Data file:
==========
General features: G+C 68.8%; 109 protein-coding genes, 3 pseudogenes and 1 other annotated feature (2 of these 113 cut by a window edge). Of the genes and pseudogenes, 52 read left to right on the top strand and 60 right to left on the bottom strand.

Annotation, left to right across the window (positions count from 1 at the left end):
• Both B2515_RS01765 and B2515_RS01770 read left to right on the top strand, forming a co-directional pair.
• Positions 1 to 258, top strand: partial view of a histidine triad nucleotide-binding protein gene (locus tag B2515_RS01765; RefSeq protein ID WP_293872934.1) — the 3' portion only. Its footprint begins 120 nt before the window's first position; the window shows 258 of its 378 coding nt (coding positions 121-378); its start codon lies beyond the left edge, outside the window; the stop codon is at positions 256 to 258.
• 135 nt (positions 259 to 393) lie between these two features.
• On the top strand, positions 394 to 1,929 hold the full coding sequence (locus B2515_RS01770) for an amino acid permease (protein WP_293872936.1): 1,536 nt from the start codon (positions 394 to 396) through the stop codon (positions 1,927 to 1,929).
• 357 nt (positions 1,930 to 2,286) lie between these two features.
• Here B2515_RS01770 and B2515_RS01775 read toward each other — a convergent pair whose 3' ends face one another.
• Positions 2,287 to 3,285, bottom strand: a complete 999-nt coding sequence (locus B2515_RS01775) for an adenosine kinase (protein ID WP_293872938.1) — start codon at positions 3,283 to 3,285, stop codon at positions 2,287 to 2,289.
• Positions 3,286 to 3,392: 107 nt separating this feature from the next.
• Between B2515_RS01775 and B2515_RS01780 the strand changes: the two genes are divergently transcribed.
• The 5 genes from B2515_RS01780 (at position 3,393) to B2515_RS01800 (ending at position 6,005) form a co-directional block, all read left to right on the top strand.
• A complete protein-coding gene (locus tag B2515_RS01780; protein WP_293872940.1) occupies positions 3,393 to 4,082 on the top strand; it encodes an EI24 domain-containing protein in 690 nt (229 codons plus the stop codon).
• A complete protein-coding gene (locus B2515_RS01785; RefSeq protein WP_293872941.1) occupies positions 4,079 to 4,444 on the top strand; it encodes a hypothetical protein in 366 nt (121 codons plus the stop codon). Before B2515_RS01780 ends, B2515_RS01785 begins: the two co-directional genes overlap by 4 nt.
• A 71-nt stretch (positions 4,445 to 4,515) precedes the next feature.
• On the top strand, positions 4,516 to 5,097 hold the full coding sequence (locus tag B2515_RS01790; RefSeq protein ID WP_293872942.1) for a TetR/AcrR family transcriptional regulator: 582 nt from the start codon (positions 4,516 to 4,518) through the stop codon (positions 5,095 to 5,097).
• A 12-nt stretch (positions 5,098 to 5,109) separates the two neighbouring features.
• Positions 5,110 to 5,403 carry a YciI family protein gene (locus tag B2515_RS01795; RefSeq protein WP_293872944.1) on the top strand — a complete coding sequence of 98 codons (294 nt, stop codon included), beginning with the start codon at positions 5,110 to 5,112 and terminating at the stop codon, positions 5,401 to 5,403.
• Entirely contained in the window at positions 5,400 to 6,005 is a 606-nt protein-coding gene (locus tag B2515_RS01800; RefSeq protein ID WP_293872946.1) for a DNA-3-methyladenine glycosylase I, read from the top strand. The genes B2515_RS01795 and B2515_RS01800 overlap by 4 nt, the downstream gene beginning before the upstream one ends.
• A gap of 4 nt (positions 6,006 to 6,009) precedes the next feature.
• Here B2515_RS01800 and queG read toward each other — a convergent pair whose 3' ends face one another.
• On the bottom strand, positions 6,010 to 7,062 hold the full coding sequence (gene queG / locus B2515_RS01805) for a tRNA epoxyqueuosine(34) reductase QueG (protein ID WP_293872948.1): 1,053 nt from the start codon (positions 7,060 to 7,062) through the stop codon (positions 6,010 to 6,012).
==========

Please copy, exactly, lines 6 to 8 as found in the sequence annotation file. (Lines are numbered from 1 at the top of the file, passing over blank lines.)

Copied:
• On the top strand, positions 394 to 1,929 hold the full coding sequence (locus B2515_RS01770) for an amino acid permease (protein WP_293872936.1): 1,536 nt from the start codon (positions 394 to 396) through the stop codon (positions 1,927 to 1,929).
• 357 nt (positions 1,930 to 2,286) lie between these two features.
• Here B2515_RS01770 and B2515_RS01775 read toward each other — a convergent pair whose 3' ends face one another.